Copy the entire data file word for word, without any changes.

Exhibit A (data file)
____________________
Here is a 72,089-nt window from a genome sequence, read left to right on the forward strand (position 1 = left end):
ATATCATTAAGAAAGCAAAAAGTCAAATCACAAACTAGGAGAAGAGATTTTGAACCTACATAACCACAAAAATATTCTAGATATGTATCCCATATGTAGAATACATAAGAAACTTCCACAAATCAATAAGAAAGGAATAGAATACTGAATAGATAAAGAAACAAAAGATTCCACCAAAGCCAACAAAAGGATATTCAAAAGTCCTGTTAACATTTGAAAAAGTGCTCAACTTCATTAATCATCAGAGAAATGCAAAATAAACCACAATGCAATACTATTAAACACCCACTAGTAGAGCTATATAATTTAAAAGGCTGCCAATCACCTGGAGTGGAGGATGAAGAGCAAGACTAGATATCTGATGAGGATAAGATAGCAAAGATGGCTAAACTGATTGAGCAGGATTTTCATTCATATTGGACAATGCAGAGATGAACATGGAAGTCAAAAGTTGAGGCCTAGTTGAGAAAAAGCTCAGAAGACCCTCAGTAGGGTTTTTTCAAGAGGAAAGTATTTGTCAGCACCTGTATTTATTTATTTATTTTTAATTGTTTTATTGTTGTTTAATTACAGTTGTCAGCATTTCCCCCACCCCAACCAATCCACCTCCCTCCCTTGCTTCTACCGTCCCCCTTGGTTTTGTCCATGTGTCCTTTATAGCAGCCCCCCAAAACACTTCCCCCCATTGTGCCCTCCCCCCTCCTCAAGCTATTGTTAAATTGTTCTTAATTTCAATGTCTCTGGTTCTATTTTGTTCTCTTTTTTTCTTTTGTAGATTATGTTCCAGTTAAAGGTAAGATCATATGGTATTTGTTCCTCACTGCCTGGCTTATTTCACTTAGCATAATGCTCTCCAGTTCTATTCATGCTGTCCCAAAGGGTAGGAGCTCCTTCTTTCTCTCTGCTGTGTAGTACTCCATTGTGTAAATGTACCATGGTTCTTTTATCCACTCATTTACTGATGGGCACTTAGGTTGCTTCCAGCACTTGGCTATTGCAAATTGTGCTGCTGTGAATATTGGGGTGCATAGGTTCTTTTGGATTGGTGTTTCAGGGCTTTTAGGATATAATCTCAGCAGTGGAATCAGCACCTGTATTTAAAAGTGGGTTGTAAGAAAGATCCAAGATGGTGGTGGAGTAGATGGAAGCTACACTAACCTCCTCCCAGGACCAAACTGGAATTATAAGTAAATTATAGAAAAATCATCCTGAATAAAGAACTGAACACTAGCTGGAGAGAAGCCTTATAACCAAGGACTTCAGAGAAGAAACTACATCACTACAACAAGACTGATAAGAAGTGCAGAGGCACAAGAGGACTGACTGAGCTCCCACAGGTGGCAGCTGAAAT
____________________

Here is a 72,089-nt window from a genome sequence, read left to right on the forward strand (position 1 = left end):
ATATCATTAAGAAAGCAAAAAGTCAAATCACAAACTAGGAGAAGAGATTTTGAACCTACATAACCACAAAAATATTCTAGATATGTATCCCATATGTAGAATACATAAGAAACTTCCACAAATCAATAAGAAAGGAATAGAATACTGAATAGATAAAGAAACAAAAGATTCCACCAAAGCCAACAAAAGGATATTCAAAAGTCCTGTTAACATTTGAAAAAGTGCTCAACTTCATTAATCATCAGAGAAATGCAAAATAAACCACAATGCAATACTATTAAACACCCACTAGTAGAGCTATATAATTTAAAAGGCTGCCAATCACCTGGAGTGGAGGATGAAGAGCAAGACTAGATATCTGATGAGGATAAGATAGCAAAGATGGCTAAACTGATTGAGCAGGATTTTCATTCATATTGGACAATGCAGAGATGAACATGGAAGTCAAAAGTTGAGGCCTAGTTGAGAAAAAGCTCAGAAGACCCTCAGTAGGGTTTTTTCAAGAGGAAAGTATTTGTCAGCACCTGTATTTATTTATTTATTTTTAATTGTTTTATTGTTGTTTAATTACAGTTGTCAGCATTTCCCCCACCCCAACCAATCCACCTCCCTCCCTTGCTTCTACCGTCCCCCTTGGTTTTGTCCATGTGTCCTTTATAGCAGCCCCCCAAAACACTTCCCCCCATTGTGCCCTCCCCCCTCCTCAAGCTATTGTTAAATTGTTCTTAATTTCAATGTCTCTGGTTCTATTTTGTTCTCTTTTTTTCTTTTGTAGATTATGTTCCAGTTAAAGGTAAGATCATATGGTATTTGTTCCTCACTGCCTGGCTTATTTCACTTAGCATAATGCTCTCCAGTTCTATTCATGCTGTCCCAAAGGGTAGGAGCTCCTTCTTTCTCTCTGCTGTGTAGTACTCCATTGTGTAAATGTACCATGGTTCTTTTATCCACTCATTTACTGATGGGCACTTAGGTTGCTTCCAGCACTTGGCTATTGCAAATTGTGCTGCTGTGAATATTGGGGTGCATAGGTTCTTTTGGATTGGTGTTTCAGGGCTTTTAGGATATAATCTCAGCAGTGGAATCAGCACCTGTATTTAAAAGTGGGTTGTAAGAAAGATCCAAGATGGTGGTGGAGTAGATGGAAGCTACACTAACCTCCTCCCAGGACCAAACTGGAATTATAAGTAAATTATAGAAAAATCATCCTGAATAAAGAACTGAACACTAGCTGGAGAGAAGCCTTATAACCAAGGACTTCAGAGAAGAAACTACATCACTACAACAAGACTGATAAGAAGTGCAGAGGCACAAGAGGACTGACTGAGCTCCCACAGGTGGCAGCTGAAAT